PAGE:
Although Ja'far had played no political role, his charismatic personality appears to have attracted a considerable number of supporters and it is from this time that a belief in the Imamiyya can probably be traced. This is the belief that there must at all times exist a leader with almost superhuman qualities. These are transmitted to his successor by designation (nass), he is innocent and therefore infallible (ma'sum). Much of this doctrine rests on sayings attributed to Ja'far, however it was not codified until much later. Ja'far died in 765, and his son Musa al-Kazim, who became the seventh Imam, was arrested and held captive by the Abbassid Caliph Haroun Al-Rashid in Baghdad. He is said to have been poisoned at the command of the Caliph in 799 and was succeeded by his son, 'Ali Al-Reza who had stayed in Medina after the arrest of his father. Haroun Al-Rashid's son, Ma'mun, proclaimed 'Ali Al-Reza as successor to the throne and made him his son-in-law at Merv, in eastern Iran in 816 CE, and Reza, the eighth Imam, accompanied him on an expedition to quell a revolt in Baghdad two years later. He died at Tus at the age of 55, allegedly poisoned by Ma'mun. The latter buried him alongside the grave of his own father, Haroun Al-Rashid, near Tus, and this became an important shrine or mashad, attracting so many pilgrims that a large town grew up round it which has become one of the most important and sacred cities in Iran. 'Ali Reza was the first of Muhammad's grandchildren to die in Iran and this has made him esepcially important to Iranians, and accounts for the great popularity of the name Reza. his sister, Fatima, also died in Iran and is buried in Qom, on the road between Tehran and Isfahan, which is also a particularly sacred city on this account.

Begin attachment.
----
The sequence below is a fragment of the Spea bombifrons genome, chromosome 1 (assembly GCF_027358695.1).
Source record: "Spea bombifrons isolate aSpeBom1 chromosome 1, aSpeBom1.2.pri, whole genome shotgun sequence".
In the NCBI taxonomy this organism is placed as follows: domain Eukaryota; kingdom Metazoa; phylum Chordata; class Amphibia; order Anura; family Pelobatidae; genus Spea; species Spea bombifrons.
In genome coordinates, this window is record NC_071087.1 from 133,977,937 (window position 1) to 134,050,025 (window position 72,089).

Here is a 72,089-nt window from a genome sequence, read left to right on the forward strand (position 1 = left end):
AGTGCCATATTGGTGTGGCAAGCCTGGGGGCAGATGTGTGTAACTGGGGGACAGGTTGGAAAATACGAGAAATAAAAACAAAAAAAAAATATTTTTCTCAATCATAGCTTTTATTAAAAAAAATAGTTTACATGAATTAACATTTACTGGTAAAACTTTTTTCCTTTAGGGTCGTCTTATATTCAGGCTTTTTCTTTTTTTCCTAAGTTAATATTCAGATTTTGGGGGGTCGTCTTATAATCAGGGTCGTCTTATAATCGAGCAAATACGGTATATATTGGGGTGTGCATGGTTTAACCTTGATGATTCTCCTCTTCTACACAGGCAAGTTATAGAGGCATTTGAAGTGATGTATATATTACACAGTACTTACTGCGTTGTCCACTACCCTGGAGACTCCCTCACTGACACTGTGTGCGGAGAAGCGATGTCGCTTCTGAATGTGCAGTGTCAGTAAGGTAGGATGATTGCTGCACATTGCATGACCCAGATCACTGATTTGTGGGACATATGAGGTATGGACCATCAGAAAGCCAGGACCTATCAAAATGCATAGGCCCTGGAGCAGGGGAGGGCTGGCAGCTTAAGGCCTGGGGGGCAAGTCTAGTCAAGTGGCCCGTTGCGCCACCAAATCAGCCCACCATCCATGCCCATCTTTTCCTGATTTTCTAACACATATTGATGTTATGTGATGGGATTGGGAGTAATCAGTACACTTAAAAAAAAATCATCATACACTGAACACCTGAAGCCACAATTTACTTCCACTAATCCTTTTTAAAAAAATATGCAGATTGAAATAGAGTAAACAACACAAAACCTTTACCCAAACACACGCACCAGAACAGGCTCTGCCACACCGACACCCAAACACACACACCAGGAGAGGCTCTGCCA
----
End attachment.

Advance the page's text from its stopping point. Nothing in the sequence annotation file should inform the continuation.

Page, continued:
'Ali Reza was succeeded by his son Muhammad Al-Jawad, the ninth Imam. Ma'mun took him as a son-in-law and kept him at court in Baghdad for eight years. He then returned to Medina but in 835 CE, Ma'mun's brother and successor, Al-Mu'tasim, had him brought back to Baghdad, at the age of twenty four, where he died and was interred beside his grandfather, Musa Al-Kazim, in a tomb which is still the object of pilgrimage by Shi'ites. Al-Jawad was followed by his son, 'Ali Al-Hadi, the tenth Imam, but like his father was brought to the Caliphal residence, which by now had moved to Samarra, in 848 CE. The Caliph at the time was Al-Mutawakkil, who is particularly disliked by the Shi'ites because he arranged for the original tomb at Karbala to be destroyed in 850 CE. Al-Hadi died in 868 CE and was succceeded by his son, Hasan Al-Askari, the eleventh Imam, his epithet deriving from the fact that he was obliged to live in a camp (askari) alongside the caliphate army. He died at the end of 873 CE, at the age of 28, and is buried beside his father in Samarra, another important Shi'ite shrine.
For the first time an Imam had died with no obvious heir to succeed him. A period of confusion followed known as Al-Hayra, but eventually credence was given to the idea that he had in fact left a son called Muhammad, who had been born in 869 CE, but who had been hidden by his father out of caution. The legend grew up that he had been hidden in the ice cellar beneath his father's house, and by the start of the 13th century, the cave below the shrine in Samarra had become a place of great sanctity. He became known as the Imam Mehdi, and is the last of the original Imams who will come again at the end of the world.
Thus the grandchildren of Muhammad gave rise to the sect which we know as Shi'ite. In the remaining parts of this section we shall examine their political and social importance in Iran up to the time of the Safavids, and also the architectural evidence of populist Shi'ite belief in the country in the face of a generally Sunni monarchy.
Last Updated: 17 April 2001